Religion News Services
I woke up Tuesday (July 14) to buzz after buzz on my phone — texts flooding in from young Iranians I had met in June, celebrating the historic nuclear agreement that had just been announced.
Only a few weeks have passed since I visited Iran with a select interfaith U.S. delegation, where we worked to break down the cultural and religious barriers that separate us and Iran.
I am hopeful that this deal will empower many of the brilliant young leaders in Iran to steer their country to a better, more inclusive place.
When many Americans think of Iran, they generally envision conservative Muslim religious and political leaders who articulate a strict and unyielding adherence to their version of the teachings of the Quran.
This appearance of religious conservatism leaves the impression that the people of Iran fully subscribe to the religious and political beliefs of their nation’s leaders.
However, as I came to know the Iranian people, particularly Iranian millennials, what I experienced was strikingly similar to my day-to-day interactions with Americans, especially students here at Union Theological Seminary in New York.
From the streets of Tehran to the bazaars of Isfahan, we met young people who would smile and hug us as Americans, and who were eager for conversations. It was as if cousins who hadn’t seen one another for decades were finally having a chance to sit down and share a meal.
Like my students at Union, young Iranians have grown up with the Internet; thus, the world they are discovering feels much smaller and more interconnected. They listen to a lot of the same music that Americans do, watch a lot of the same shows on Netflix, do yoga, text constantly and seldom speak on the phone.
They followed Occupy Wall Street, the Arab Spring and the #BlackLivesMatter movement, all while they are deeply suspicious of religious and political authorities as demonstrated through the 2009 Iranian Green Movement.
As with U.S. millennials, this suspicion leads them to test the boundaries of the traditions they have received. One of the most obvious manifestations of this trend is the loosening of headscarves on the heads of young Iranian women. Those scarves barely hang on the tops of their ponytails as the young women walk the streets of even the most traditional cities.
Iranian young people are more secular in their religiosity. They claim their Shia heritage and celebrate the major holidays, all the while questioning some of the traditional values espoused by the ayatollahs.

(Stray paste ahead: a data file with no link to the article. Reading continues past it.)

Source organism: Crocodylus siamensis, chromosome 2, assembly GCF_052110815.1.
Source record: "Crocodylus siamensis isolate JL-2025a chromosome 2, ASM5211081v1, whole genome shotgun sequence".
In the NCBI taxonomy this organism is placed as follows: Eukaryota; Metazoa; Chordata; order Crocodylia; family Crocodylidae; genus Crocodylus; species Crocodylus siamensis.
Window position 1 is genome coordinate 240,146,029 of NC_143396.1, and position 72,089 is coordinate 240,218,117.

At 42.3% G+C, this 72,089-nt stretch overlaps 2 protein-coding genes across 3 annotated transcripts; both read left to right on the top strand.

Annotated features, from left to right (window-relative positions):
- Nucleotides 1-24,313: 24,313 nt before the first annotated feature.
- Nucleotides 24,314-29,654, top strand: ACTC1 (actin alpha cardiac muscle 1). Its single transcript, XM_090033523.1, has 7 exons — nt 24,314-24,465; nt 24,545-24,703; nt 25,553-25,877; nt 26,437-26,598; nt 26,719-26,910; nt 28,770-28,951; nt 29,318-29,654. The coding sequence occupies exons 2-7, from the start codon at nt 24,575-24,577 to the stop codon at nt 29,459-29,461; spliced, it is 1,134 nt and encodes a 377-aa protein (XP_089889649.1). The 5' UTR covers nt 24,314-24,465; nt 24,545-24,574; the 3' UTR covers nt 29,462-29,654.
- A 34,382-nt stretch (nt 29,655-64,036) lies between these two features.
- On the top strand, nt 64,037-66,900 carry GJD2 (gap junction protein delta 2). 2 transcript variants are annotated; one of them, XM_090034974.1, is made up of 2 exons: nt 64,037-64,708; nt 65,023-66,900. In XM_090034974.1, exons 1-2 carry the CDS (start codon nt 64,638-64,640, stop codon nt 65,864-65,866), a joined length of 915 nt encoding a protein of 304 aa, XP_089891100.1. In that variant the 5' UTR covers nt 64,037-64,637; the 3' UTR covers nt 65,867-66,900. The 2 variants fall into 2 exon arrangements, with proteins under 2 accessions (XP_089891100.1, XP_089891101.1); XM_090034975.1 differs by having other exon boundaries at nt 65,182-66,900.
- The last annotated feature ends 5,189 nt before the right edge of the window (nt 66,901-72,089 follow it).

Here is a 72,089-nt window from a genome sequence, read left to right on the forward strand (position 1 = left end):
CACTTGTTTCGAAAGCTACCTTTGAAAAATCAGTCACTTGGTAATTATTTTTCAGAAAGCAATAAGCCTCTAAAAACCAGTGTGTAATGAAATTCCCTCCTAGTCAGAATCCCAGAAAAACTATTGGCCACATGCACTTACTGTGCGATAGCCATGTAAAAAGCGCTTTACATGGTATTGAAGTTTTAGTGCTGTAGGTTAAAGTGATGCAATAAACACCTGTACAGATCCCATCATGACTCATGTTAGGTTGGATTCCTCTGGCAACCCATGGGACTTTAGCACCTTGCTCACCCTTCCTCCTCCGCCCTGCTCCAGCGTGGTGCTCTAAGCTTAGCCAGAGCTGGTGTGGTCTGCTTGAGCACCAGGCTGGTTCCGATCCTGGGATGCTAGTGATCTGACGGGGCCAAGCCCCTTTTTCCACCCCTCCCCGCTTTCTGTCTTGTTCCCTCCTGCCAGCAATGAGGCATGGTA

Indeed, they question the very motives of the ayatollahs, wondering whether their teachings are rooted in the purest reading of the Quranic text, or if their doctrines are designed to maintain the ayatollahs’ status, wealth and power.
Iranian youth share many of the same problems of American youths. Drug and alcohol abuse is rampant behind closed doors, we were told. Cosmetic surgery is as common in Iran as nearly anywhere in the world. Eating disorders and abuse of diet pills are even more common than in America.
Over 60 percent of Iran’s population is under 30 years old, so young people’s relevance to the political and religious life of their country is growing quickly. That is one of the main reasons this deal gives me great hope. In the next 15 years, Iran has a chance to flourish as a thriving, pluralistic state, strongly influenced by energized and active Iranian millennials.
With the policy of mandatory conscription, Iranian millennials are transforming the national army. We may see changes in the military more quickly than we see changes more generally.
Very little is certain about the future of Iran, but I applaud President Obama, Secretary of State John Kerry, the Iranian government and the five other involved nations for this deal. My prayer is that it will give the new generation the space to create a world where they can bridge the divides that have plagued our world for generations. May God bless them and carry them and us toward true freedom and peace.
Editor’s note: Serene Jones is president of Union Theological Seminary and the Johnston Family Professor for Religion and Democracy. Her views are solely her own.